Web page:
It does speak of Gaza as an integral part of the Palestinian state and calls for the expansion of the United Nations Relief and Works Agency and other UN organizations in Gaza to “redress the unsustainable situation.”
UN Secretary-General Ban Ki-moon would give the Security Council status updates every three months, the resolution said.
A copy of the draft resolution was given to all Security Council member states. It can be voted on 24 hours after its submission. As of press time no vote had been scheduled.
The Jordanians and the French had hoped to jointly submit a resolution but at the last moment on Wednesday failed to reach a consensus. The submitted Palestinian draft does appear, however, to reflect some European ideas.
France plans to move forward with its own separate resolution, together with Britain and Germany.
Former president Shimon Peres met French President Francois Hollande at the Elysee Palace in Paris on Thursday.
After the meeting, Peres said the two had discussed the French draft resolution.
He assured Hollande that Israel supports Palestinian statehood but believes the path to a two-state solution is through negotiations.
“You can’t impose it,” he said.
French Foreign Minister Laurent Fabius said the resolution would propose concluding peace talks within two years. Other parameters for ending the conflict would also be set, diplomats said.
One European diplomat bewailed that Israel has simply said no to the French proposal, without engaging with European diplomats over what type of language would be acceptable to Jerusalem.
The support of nine out of the 15 members of the Security Council is needed for the Jordanian resolution to pass. It is unclear whether the Palestinians’ draft will be voted upon in the Security Council, and if so, whether it would get the nine votes required to pass.
It is widely expected that the US would veto the Jordanian resolution.
It is less clear how the US would act regarding a milder French resolution, as comments by Kerry and US officials indicated that the US could be open to supporting a text that advanced the peace process.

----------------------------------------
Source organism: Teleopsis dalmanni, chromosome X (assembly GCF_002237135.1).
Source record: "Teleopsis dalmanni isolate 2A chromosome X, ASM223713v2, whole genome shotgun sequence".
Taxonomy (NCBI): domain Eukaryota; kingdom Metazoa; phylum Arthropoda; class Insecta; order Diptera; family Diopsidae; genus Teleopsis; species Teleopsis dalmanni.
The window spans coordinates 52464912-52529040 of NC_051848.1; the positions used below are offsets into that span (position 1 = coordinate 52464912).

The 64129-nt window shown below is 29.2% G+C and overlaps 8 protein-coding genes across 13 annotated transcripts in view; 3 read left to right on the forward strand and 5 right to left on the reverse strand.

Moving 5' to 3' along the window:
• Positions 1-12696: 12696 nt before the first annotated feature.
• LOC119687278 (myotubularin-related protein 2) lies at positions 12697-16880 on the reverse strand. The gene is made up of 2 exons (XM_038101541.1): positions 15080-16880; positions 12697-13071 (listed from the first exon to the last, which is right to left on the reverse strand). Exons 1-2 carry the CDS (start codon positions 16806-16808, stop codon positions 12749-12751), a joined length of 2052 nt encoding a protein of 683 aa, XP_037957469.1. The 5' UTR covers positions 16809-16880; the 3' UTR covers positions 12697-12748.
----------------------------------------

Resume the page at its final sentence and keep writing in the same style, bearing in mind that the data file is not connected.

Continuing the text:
Foreign Minister Avigdor Liberman called the Jordanian resolution another “aggressive act” by the Palestinians.
Abbas, Liberman said, “is leading processes intended only to bash Israel, and which have no benefit to the Palestinians.”
On the contrary, he said, such steps will only exacerbate the conflict and worsen the situation on the ground, and will certainly not lead to an accord, because without Israel’s agreement “nothing will change.”
Liberman said it would also be better if the Security Council would deal with “truly important” matters for the peace of the world, such as how to combat the murderous terrorism that was seen this week in Australia and Pakistan, or the situation in Syria and Libya, rather than wasting its time on Palestinian “gimmicks.”
Speaking to reporters last night after two meetings with the Arab Group, the ambassador for the Observer State of Palestine, Riyad Mansour said he was “grateful to the brothers in our group… for dealing with this issue diligently and at a high level of responsible action.
“The fact that we are submitting a draft is not closing the door for a continuation of a negotiation with all our partners. We appreciate their effort, [that of] all of our partners, our traditional base and European friends,” he continued, “and we will continue to negotiate with all of them, and with the Americans when they are ready and willing, and perhaps we can succeed in the Security Council to open a serious door for peace.”